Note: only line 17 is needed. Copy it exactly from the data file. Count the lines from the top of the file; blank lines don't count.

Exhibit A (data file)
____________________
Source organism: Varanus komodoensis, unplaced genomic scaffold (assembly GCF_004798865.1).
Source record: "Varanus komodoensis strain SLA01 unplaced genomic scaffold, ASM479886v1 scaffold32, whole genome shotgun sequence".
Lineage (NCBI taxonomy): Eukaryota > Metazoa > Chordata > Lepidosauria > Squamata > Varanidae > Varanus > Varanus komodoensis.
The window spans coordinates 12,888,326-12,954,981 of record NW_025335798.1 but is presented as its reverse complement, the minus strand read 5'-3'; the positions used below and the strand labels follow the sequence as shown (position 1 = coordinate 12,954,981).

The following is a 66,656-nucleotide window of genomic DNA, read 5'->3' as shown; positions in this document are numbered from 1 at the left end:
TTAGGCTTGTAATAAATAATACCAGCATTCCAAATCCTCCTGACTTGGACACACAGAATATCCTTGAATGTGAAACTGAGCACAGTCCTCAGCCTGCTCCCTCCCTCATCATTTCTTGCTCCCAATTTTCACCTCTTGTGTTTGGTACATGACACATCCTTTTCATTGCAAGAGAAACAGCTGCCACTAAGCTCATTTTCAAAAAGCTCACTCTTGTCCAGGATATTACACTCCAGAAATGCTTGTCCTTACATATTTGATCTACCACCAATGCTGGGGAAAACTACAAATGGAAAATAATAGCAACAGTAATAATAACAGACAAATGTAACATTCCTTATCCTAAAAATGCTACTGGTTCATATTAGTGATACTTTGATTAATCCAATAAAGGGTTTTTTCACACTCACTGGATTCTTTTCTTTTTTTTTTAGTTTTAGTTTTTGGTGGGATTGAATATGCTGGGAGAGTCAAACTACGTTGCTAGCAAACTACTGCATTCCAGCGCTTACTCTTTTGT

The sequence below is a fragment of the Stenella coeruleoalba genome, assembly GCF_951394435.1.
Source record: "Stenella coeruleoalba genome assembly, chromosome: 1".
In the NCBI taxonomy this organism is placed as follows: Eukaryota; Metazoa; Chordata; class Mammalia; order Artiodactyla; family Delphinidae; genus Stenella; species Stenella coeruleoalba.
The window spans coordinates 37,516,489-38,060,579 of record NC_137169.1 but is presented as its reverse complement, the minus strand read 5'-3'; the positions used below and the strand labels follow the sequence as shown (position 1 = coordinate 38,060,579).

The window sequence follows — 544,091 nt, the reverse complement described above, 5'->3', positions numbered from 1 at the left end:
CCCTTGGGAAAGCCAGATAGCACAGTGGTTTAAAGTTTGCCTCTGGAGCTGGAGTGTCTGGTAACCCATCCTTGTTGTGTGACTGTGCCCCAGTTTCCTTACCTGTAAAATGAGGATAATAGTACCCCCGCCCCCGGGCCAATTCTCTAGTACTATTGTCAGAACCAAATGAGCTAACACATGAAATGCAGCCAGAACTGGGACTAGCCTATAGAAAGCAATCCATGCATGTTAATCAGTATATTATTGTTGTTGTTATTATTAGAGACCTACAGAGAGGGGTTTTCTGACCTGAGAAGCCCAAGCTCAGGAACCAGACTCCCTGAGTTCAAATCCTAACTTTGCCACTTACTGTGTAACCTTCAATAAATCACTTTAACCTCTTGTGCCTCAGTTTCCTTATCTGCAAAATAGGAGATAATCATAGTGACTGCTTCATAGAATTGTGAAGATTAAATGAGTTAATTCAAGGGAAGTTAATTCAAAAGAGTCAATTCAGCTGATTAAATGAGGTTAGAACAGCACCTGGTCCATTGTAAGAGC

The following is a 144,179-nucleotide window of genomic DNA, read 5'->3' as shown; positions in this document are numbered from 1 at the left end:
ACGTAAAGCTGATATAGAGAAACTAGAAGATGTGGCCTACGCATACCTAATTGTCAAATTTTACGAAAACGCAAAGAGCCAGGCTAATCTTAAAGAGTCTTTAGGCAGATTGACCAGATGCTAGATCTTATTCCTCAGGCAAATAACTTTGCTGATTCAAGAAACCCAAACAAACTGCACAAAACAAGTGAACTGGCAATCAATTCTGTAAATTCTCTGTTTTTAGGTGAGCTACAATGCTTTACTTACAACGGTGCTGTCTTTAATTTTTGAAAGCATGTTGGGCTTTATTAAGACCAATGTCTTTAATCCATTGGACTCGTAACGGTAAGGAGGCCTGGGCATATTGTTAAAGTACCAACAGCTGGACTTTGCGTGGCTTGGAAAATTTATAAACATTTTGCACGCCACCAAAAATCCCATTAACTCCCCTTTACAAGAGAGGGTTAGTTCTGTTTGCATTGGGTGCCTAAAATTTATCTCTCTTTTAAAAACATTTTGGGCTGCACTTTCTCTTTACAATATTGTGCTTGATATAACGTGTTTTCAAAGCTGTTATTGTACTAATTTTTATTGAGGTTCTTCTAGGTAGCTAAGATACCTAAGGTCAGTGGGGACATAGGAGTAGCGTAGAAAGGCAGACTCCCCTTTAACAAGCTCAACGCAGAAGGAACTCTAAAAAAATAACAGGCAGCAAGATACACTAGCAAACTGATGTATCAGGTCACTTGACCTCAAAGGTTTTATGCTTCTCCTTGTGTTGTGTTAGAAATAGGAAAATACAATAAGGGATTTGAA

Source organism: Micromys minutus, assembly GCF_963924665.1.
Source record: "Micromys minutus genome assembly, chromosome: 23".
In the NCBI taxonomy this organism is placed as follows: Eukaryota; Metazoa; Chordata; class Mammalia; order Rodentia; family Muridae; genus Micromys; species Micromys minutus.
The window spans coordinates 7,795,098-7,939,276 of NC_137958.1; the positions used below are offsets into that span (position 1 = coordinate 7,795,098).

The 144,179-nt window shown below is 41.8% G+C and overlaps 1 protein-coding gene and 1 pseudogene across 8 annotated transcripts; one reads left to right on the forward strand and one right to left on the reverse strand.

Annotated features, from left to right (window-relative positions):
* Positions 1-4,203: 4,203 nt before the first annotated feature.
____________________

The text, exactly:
In the NCBI taxonomy this organism is placed as follows: Eukaryota; Metazoa; Chordata; class Mammalia; order Rodentia; family Muridae; genus Micromys; species Micromys minutus.